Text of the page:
More Minnesota Data and Nonsense

By July 10, 2020 Commentary

I really have to stop listening to the occasional coronavirus briefings given by the state.  The Dictator doesn’t attend them anymore, so why should I.  Today, instead of celebrating the fact that the state clearly is enjoying a hiatus, at a minimum, from the epidemic (and it isn’t even an epidemic in the state anymore according to the CDC definition), they took the opportunity to deploy more tricks and lies.  The Dictator is moving the goalposts on measures for his absurd “dial-back” strategy.  Instead of doing testing of 50 people per 10,000 population per week, we know will have to have 100 per 10,000 per week.  Since people have to want to get tested for some reason and since they aren’t coming close to using the current capacity, what possible sense does that make?

The other measure is replacing the case doubling time, which has become meaningless because it is taking so long for cases to double, which is a very good thing, with a new measure that we can’t have a rolling 7-day average of more than 5 new cases per 100,000 population, or around 280 cases a day.  I have no idea what the point of that is.  Our cases have plateaued, particularly in light of greatly increased testing.  Positivity rates are flat, which is astounding give the use of contact tracing now, which would be expected to result in higher positivity rates.  And almost all the cases are now asymptomatic or mild.

This is a bluntly transparent effort by the Dictator to create a situation where he can justify continuing to hold onto his emergency powers, which obviously aren’t needed at this point.  Minnesotans need a return to normalcy, not more of the Dictator’s constant game-playing and cute little tricks.  People are dying because of the lockdowns and it is time to end them completely.

The other item that was particularly galling is the continued misrepresentation of the idea that young people are infecting more vulnerable older people, which in this state would have to mean long-term care facility residents.  Since the disease obviously poses no threat to these younger people, the state has to find some other reason to express concern about their getting infected.  There is absolutely no basis to the notion that infections in young people lead to infections in old people.  I challenge the state to show us from any of their contact tracing where that has happened in any significant numbers.  The contact matrix in their precious epidemic model shows very few contacts between these age groups.  And I will show you below, that since the median age of cases is dropping in Minnesota, this can’t possibly be happening.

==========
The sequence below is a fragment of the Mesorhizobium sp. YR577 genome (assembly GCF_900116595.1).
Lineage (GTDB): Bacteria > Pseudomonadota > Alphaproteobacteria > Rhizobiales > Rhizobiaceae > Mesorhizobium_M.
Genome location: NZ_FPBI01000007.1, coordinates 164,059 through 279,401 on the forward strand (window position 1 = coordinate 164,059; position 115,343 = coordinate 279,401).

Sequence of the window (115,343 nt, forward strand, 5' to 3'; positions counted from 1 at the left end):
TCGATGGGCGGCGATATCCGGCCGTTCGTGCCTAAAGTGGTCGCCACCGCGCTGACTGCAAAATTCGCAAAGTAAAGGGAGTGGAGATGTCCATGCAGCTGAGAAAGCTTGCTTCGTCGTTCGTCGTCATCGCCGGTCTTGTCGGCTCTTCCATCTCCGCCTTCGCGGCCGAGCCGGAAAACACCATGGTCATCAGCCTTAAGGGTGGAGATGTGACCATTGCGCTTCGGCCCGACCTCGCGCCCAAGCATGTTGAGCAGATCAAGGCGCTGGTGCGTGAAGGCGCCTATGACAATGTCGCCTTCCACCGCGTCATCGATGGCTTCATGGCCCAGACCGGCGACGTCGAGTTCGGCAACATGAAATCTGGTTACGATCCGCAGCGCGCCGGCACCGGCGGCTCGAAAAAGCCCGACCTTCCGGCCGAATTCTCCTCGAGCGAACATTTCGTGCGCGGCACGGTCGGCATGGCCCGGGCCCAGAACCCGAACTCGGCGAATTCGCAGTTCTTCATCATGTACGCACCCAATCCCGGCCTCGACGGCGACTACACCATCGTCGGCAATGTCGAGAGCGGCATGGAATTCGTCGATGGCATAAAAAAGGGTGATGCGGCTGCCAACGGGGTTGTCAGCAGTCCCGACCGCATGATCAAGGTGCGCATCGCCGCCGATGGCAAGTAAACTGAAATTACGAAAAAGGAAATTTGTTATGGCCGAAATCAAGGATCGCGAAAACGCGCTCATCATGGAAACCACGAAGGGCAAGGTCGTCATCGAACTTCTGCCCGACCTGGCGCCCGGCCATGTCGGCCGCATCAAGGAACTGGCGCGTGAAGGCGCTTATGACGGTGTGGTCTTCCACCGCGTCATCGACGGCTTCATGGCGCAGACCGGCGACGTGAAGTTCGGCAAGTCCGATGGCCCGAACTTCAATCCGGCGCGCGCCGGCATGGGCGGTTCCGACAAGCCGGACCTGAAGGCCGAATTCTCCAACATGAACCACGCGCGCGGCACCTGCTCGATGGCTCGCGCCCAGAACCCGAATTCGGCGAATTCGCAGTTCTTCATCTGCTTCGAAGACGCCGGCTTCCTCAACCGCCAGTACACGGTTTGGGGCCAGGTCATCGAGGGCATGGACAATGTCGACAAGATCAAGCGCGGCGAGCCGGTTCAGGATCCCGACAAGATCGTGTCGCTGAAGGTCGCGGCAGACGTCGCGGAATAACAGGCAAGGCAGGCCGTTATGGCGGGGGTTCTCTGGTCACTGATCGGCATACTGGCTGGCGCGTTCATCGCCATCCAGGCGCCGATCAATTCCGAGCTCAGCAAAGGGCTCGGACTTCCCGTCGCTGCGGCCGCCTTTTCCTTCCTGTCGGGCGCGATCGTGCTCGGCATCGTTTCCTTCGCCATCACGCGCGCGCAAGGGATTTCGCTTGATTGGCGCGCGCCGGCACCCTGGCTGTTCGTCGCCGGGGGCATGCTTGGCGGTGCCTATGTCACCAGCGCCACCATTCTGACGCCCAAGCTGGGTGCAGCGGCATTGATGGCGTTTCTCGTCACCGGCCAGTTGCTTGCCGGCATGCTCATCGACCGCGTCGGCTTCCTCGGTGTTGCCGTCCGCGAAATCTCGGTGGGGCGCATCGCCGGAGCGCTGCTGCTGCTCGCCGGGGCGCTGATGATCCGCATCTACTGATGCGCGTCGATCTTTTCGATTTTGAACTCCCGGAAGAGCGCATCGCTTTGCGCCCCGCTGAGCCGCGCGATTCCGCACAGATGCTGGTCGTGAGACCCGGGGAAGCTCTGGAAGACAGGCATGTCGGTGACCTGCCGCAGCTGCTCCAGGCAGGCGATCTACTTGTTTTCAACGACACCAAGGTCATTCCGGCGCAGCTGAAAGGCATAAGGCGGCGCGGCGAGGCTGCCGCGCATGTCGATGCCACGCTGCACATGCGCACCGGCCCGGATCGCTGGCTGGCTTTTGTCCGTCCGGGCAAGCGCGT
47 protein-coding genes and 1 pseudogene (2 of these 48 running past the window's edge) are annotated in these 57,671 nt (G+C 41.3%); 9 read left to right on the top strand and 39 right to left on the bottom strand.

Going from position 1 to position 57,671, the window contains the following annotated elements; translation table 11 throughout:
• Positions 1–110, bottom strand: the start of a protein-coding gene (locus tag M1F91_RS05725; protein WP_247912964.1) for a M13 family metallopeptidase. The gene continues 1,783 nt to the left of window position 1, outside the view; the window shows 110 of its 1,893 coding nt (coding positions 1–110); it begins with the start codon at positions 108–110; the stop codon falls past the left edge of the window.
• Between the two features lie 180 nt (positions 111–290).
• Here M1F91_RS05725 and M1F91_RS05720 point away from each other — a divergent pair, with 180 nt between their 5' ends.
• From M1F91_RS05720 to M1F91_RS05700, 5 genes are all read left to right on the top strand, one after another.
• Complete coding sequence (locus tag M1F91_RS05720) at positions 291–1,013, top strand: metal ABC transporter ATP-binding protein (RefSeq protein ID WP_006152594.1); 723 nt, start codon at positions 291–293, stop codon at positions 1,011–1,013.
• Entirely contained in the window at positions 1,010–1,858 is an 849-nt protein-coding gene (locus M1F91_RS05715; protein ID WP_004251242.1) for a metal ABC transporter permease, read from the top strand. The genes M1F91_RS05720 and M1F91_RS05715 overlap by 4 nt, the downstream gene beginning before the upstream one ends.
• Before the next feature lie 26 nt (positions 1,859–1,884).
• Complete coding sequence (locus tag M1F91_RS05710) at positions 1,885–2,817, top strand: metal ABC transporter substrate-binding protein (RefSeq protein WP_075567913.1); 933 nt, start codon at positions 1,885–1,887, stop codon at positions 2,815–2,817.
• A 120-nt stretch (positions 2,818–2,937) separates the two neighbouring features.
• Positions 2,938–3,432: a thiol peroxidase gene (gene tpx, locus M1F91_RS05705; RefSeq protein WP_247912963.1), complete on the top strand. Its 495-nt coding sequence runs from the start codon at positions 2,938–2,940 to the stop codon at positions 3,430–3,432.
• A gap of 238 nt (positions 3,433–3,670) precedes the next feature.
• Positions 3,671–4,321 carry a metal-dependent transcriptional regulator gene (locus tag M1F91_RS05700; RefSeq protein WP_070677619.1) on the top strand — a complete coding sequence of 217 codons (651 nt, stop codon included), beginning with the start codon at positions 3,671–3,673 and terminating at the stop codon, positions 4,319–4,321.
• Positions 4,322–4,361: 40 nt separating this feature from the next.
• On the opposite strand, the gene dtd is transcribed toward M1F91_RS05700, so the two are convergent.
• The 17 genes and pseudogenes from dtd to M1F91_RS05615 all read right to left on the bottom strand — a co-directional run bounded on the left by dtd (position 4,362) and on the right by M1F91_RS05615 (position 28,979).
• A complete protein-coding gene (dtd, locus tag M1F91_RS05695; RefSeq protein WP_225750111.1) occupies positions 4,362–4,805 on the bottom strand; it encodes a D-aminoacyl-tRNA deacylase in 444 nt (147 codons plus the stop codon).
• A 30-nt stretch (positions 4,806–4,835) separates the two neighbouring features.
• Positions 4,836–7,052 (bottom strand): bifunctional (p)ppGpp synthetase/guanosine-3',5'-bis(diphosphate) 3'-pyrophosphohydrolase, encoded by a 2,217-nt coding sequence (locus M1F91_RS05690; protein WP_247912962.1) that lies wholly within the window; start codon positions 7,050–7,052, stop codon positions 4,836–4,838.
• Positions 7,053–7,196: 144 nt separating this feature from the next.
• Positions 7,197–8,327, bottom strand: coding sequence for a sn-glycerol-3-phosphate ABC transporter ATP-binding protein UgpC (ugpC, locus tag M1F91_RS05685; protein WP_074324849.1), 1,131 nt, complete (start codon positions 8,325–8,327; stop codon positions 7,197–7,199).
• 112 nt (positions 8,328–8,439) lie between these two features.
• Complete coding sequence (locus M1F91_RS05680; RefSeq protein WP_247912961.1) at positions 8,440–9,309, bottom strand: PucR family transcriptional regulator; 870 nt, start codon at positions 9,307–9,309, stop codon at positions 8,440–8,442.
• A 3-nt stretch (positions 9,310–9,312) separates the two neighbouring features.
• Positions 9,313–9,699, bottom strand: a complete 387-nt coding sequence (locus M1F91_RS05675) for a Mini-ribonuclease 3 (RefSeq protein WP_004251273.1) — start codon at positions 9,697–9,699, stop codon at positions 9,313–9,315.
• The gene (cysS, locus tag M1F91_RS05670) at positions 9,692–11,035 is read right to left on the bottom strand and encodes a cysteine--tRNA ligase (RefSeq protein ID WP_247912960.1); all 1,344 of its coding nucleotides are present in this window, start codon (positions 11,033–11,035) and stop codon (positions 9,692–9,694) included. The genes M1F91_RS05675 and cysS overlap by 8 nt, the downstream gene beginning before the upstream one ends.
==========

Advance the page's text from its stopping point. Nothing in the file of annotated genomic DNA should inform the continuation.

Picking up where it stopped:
The state put a very telling new chart in its weekly report this week.  Page 9 shows from the week of March 1 forward the number of cases by age group and the percent of cases below age 40.  The percent of cases below age 40 has gone to 70%.  At the same time the percent of cases in the older age cohorts has dropped.  So there clearly is no substantial transmission from younger to older persons, or the percentage of cases in each age group would have stayed relatively the same.

Let me go into more detail on trends by age in cases, hospitalizations and deaths.  These trends support my long-running thesis that not only is this epidemic sharply bifurcated, it is front-loaded.  The virus has pretty much run through most of the vulnerable population.  Starting with the report issued on May 14 and going through the one on July 2, with each report being cumulative since March 1, looking at median age for cases, hospitalizations and deaths, we can see for cases it declined from 43.8 to 40.8 in the June 11th report, to 38.8 in the July 2nd one.  A total drop of five years in median age of cases.  Hospitalization median age started at 61.3 years, and in recent weeks has gradually crept down to 59.8 years, a total drop of only 1.5 years.  Meanwhile the median age of deaths has been remarkably stable, 83.5 years on May 14, 83.6 years on July 2.  The only message that can be taken from this is that younger people have many more mild and asymptomatic infections.  There is absolutely no reason to be concerned about spread among younger people, this virus is less threatening to them than the flu.  In fact, the more of them that get infected, the safer the entire population is from rapid transmission.  Meanwhile severe illnesses and deaths continue to be clustered among the elderly.

One more little tidbit from this report (due to my poor graphing skills it will take a while but I am going to create a handy-dandy little chart and table for you to see the changes).  Let us take the age groups from 20 to 40, and compare them to the 70 and over.  Cases in the 20 to 40 year-olds have risen from being 37% of all cases in the May 14 report, to 41% in the July 2nd one.  Conversely, cases among those 70 and older have gone from being 15% of all cases to 11%.  A perfect transfer of cases by percent.  Hard to imagine a scenario in which that could happen if young people were a significant source of transmission to old people.

A quick update–after finishing this post it occurred to me to look at raw numbers of case increases by week among the 70 and over group.  Here is the trend.  On May 21, there were 2907 cumulative cases among this cohort, an increase of 563 in the week since May 14.  In each week since then, starting with the May 28 report, the increase has been 517, 330, 265, 146, 161, and 144 cases.  Yep, those young people sure are causing a lot more cases in the older folks.

Next up, I have downloaded the Minnesota death files for the last five years from the CDC website and we are going to take a fun look at trends in causes of death.

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